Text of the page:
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2020 National Fellowship

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Program Description: 
USC Annenberg’s Center for Health Journalism's 2020 National Fellowship offered training, grants and six months of mentoring to help journalists and their newsrooms report deeply and authoritatively on the impact of COVID-19 on the health, welfare and well-being of vulnerable children, youth, families and communities, as viewed through a COVID-19 lens.
At a time of collective national trauma, the 2020 National Fellowship provided journalists a chance to step back from breaking news and take a deeper look at how the coronavirus pandemic is laying bare pervasive social and economic inequities in the United States. Fellows learned from nationally renowned health experts, policy analysts and community health leaders, from top journalists in the field and from each other. Participants "graduated" with a multitude of story ideas and sources and a thorough understanding of the root causes of ill health and disparities in outcomes and why the pandemic is having a disproportionate effect on people and communities of color.
Now in its 13th year, the National Fellowship annually offers five days of informative and stimulating discussions, plus reporting grants of $2,000-$10,000, engagement grants of up to $2,000 and six months of expert mentoring as Fellows work on ambitious explanatory or investigative projects.   In all its training institutes, the Center emphasizes impact journalism, solutions journalism and community engagement approaches that help journalists to make a difference.
To ensure the health of participants as the nation continues to confront COVID-19, this year the National Fellowship was offered a a virtual program over an online platform. The Fellowship was held for six hours a day from July 20-24. In addition, Fellows are participating in four remote programs once a month from August through November 2020.
For our 2020 National Fellowship, the Center solicited project proposals to investigate and to explore the racial, ethnic and geographic health disparities that are emerging each day for vulnerable children, youth and families as the pandemic proceeds; unequal access to economic relief and recovery opportunities; the performance of local, state and federal government agencies and nonprofit organizations during the crisis; how communities of color are faring differently; what risks “essential workers” continue to face; and policy options to address the longstanding weaknesses in our social safety net that have been thrown into sharp relief by this crisis and that create uneven outcomes and opportunities for our nation’s families. Each Fellow must commit to the publication or broadcast of the project by December 31, 2020.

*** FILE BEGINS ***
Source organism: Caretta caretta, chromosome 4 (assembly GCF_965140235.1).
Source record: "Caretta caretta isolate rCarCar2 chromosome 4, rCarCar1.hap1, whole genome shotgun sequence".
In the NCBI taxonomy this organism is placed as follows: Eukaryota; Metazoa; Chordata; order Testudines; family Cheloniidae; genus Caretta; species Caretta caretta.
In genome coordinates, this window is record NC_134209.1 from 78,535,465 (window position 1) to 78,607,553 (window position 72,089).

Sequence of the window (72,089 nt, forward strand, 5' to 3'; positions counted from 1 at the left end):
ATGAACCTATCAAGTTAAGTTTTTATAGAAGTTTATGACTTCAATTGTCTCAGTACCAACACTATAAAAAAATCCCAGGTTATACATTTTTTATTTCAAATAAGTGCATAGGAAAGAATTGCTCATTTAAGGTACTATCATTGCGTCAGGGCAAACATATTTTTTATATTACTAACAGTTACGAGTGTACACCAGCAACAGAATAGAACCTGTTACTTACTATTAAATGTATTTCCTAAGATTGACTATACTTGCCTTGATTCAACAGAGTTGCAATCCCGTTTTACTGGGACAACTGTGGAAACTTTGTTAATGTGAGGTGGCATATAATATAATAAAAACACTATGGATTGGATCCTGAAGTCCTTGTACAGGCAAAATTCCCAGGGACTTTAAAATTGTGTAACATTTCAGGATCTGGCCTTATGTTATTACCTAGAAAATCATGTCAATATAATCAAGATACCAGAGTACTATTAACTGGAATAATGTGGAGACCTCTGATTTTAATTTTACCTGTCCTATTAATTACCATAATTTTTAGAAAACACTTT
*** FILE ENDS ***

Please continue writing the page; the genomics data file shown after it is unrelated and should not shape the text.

Click here for a list of the 2020 National Fellows and links to their profiles and project descriptions.
Click here to read the hundreds of impactful stories that our Fellows have produced over the years, spurring community conversations, influencing policy and winning journalism awards along the way.

Generous grants from the Robert Wood Johnson Foundation, the Annie E. Casey Foundation and The California Endowment supported the 2020 National Fellowship.


Here are highlights of the 2020 National Fellowship:This year's program focused on the extra burden on people of color of COVID-19, as well as its effects on children, youth and families already coping with poverty, lack of educational opportunity, housing and food insecurity and trauma.

  • This year's program focused on the extra burden on people of color of COVID-19, as well as its effects on children, youth and families already coping with poverty, lack of educational opportunity, housing and food insecurity and trauma.
  • In her opening keynote, Linda Villarosa, a contributing writer to the New York Times magazine and journalism program director at City College of New York, share her reporting methods for the narratives she frequently produces about health disparities. (Read a blog post about her talk here.)
  • Professor David R. Williams, chairman of the Department of Behavioral and Social Sciences at Harvard T.H. Chan School of Public Health, discussed the extent of the disproportionate impact of COVID-19 on people of color and the reasons for it, which date back hundreds of years and include slavery, restrictive housing covenants and redlining and the burden of chronic diseases in populations of color. Click here to read a blog post about his presentation.